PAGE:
- Readers Rating
- Rated 4.5 stars
4.5 / 5 (Reviewers)
- Your Rating
HMO licence rule changes are on the way as the criteria for properties that need an HMO licence becomes broader.
At the present time you are only required by law to obtain a Houses in Multiple Occupation (HMO) licence if the rental property is:
1) Rented to five or more people from more than one household
2) At least three storeys high
3) Having tenants using the same facilities
Though individual councils are able to set further rules.
However, from the first of October this year, any property occupied by five or more people from two or more households will be considered an HMO, regardless of its height or the available facilities.
Anyone managing a property that is considered to be a House of Multiple Occupation needs to apply for an HMO licence.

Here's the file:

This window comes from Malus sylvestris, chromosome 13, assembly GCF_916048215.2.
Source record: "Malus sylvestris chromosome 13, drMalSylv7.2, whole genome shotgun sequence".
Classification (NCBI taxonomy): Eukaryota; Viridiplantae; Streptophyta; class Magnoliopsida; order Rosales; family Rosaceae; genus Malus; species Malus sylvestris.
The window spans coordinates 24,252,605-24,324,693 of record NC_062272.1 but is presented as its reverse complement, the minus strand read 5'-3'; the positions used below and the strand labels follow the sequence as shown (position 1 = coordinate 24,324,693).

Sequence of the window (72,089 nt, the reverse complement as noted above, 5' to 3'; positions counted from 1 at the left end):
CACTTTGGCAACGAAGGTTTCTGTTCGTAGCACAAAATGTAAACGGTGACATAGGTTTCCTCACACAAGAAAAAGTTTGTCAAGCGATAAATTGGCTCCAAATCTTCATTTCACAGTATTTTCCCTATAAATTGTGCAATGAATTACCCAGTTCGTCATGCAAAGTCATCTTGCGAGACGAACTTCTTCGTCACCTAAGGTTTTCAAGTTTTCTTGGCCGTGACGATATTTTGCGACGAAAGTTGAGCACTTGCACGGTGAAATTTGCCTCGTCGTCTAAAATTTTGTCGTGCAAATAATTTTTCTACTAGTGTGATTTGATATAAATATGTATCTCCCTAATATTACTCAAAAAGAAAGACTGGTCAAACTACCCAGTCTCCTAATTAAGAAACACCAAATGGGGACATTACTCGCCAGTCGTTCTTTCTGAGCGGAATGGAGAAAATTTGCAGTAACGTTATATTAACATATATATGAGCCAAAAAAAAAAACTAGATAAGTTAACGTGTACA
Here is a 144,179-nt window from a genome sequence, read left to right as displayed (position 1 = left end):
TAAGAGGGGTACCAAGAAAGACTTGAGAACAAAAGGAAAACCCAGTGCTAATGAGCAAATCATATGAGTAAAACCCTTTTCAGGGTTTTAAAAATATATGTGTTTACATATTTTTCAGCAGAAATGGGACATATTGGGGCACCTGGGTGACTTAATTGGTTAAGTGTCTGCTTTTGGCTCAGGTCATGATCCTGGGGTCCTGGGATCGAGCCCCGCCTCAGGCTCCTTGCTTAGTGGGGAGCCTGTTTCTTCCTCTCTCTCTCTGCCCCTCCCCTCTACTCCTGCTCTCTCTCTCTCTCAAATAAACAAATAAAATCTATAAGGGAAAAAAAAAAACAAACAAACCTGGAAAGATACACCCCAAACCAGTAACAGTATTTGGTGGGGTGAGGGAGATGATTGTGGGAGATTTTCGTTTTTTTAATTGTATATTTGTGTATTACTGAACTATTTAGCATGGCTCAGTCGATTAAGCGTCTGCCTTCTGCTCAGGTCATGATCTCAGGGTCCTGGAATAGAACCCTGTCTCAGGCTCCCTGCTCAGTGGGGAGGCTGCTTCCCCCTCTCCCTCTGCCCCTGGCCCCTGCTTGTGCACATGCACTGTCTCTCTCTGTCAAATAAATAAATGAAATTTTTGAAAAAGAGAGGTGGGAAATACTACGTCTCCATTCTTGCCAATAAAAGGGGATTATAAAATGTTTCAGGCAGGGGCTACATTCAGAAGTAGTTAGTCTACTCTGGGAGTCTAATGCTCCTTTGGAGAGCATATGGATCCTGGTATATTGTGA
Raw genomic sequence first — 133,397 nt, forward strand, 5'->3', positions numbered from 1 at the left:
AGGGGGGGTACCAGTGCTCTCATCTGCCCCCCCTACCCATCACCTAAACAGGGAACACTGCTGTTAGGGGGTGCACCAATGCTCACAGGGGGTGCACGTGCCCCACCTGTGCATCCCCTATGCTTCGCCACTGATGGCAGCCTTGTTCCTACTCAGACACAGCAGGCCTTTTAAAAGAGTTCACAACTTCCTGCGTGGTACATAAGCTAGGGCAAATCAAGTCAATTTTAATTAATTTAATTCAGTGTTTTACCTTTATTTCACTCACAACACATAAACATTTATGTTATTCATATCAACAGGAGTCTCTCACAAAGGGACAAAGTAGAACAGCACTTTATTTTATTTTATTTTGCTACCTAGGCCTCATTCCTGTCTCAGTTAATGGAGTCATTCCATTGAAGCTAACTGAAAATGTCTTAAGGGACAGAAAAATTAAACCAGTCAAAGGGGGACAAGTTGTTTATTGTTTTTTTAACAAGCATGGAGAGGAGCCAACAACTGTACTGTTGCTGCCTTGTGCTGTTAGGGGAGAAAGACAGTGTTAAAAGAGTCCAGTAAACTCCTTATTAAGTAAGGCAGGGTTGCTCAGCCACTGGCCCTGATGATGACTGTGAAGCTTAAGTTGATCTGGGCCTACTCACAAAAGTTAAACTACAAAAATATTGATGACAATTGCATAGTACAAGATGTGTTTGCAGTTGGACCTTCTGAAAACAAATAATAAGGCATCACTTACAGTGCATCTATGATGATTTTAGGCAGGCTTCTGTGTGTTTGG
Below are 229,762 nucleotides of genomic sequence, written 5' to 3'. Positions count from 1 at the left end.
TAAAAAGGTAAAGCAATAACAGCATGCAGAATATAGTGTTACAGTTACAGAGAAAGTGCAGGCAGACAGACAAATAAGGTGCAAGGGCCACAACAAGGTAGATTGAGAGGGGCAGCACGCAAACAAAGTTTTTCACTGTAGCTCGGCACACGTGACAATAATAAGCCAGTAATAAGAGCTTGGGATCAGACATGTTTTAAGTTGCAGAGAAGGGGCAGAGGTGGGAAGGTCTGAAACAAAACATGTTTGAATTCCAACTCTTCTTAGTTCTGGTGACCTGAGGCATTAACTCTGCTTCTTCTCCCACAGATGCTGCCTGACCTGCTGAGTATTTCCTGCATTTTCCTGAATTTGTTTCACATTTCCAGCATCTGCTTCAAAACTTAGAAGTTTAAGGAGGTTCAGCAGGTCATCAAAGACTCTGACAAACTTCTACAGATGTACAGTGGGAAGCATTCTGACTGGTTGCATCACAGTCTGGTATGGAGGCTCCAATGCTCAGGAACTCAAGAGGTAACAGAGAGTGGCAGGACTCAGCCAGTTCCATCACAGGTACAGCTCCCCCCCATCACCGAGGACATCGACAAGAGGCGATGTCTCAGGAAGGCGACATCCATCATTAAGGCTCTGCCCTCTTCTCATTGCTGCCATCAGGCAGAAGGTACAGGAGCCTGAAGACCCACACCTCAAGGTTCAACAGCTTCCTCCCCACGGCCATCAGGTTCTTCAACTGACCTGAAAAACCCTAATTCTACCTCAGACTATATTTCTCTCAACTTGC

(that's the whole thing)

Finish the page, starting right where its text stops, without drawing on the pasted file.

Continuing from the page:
HMO managers need to be considered a fit and proper person to hold an HMO licence.
The property will also be required to meet further safety obligations with regard to fire, gas and general safety, and the property must be considered suitable for the number of tenants living in it.
Minimum room sizes will also come into play in October. Bedrooms occupied by a single adult will need to measure a minimum of 6.51 square metres, while those occupied by two adults will need to measure 10.22 square metres or more.
Rooms slept in by children of 10 years and younger will have to be no smaller than 4.64 square metres.
In Scotland and Wales, regulations are slightly different. An HMO is any property rented by at least three unrelated people who share bathroom, toilet or kitchen facilities. Your responsibilities and obligations in Wales and Scotland for running an HMO may also vary.
In addition to the new HMO regulations introduced nationwide, many councils are introducing further landlord licensing schemes, so it is important for all landlords to check local regulations.